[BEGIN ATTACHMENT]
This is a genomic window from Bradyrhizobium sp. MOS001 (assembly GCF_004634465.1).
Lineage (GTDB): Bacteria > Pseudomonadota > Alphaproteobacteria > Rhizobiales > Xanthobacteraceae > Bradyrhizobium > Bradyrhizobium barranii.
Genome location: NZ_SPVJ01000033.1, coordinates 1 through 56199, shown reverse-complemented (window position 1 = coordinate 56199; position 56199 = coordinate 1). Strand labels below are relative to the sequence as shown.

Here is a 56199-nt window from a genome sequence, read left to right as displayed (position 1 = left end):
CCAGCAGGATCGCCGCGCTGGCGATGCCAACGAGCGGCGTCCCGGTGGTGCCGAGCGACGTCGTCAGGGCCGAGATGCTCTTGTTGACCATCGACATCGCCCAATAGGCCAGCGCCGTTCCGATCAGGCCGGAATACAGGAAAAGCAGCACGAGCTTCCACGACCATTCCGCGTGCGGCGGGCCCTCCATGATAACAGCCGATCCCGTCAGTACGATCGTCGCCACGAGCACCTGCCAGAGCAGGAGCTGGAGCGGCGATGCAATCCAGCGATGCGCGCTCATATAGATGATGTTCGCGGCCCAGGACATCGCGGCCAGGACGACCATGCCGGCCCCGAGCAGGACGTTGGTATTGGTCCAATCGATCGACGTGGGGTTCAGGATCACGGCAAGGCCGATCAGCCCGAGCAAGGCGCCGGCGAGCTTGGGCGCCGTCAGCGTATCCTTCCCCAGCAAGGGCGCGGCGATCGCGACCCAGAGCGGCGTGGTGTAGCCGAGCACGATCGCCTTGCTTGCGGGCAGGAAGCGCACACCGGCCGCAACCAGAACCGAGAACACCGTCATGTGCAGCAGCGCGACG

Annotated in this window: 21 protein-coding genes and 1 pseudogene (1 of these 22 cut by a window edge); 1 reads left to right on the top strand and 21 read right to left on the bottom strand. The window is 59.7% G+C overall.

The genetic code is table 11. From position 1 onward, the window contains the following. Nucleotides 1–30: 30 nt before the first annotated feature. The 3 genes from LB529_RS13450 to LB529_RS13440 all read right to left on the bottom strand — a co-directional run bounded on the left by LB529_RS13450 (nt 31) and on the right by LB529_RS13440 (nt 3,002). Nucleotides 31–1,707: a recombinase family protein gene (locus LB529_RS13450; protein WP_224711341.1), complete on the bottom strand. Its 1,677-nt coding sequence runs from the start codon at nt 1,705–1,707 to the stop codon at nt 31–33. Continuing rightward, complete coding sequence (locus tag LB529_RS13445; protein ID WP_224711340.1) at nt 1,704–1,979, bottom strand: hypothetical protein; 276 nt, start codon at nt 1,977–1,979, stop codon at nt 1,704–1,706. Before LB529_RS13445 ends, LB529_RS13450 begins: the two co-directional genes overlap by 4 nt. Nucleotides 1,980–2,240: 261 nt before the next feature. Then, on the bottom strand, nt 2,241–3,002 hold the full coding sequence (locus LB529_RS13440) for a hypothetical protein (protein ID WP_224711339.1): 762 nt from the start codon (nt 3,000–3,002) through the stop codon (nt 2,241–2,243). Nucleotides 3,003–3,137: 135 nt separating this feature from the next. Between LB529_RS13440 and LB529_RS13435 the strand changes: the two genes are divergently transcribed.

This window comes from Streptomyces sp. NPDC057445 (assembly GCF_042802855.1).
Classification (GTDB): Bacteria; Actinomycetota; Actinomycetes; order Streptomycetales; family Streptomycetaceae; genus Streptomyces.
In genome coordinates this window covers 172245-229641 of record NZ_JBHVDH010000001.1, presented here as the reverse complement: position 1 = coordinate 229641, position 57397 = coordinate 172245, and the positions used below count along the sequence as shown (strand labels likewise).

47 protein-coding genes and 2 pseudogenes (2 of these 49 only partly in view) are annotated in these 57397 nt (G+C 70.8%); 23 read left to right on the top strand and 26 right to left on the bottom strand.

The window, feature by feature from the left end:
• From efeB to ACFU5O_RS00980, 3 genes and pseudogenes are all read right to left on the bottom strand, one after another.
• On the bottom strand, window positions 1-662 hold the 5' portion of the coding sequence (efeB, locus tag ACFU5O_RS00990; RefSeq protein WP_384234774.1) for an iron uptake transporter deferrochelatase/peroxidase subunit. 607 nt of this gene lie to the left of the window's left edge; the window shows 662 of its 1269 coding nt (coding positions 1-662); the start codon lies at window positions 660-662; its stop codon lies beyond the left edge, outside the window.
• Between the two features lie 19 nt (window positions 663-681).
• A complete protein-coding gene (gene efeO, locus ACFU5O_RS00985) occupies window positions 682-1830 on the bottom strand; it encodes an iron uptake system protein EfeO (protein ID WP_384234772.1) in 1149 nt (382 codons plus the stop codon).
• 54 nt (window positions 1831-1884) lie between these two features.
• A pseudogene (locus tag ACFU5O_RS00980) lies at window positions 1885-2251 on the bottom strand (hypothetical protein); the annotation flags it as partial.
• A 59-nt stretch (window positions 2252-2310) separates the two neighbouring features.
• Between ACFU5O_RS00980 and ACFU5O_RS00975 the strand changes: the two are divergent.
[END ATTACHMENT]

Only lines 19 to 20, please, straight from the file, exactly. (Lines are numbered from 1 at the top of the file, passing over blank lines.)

• A 59-nt stretch (window positions 2252-2310) separates the two neighbouring features.
• Between ACFU5O_RS00980 and ACFU5O_RS00975 the strand changes: the two are divergent.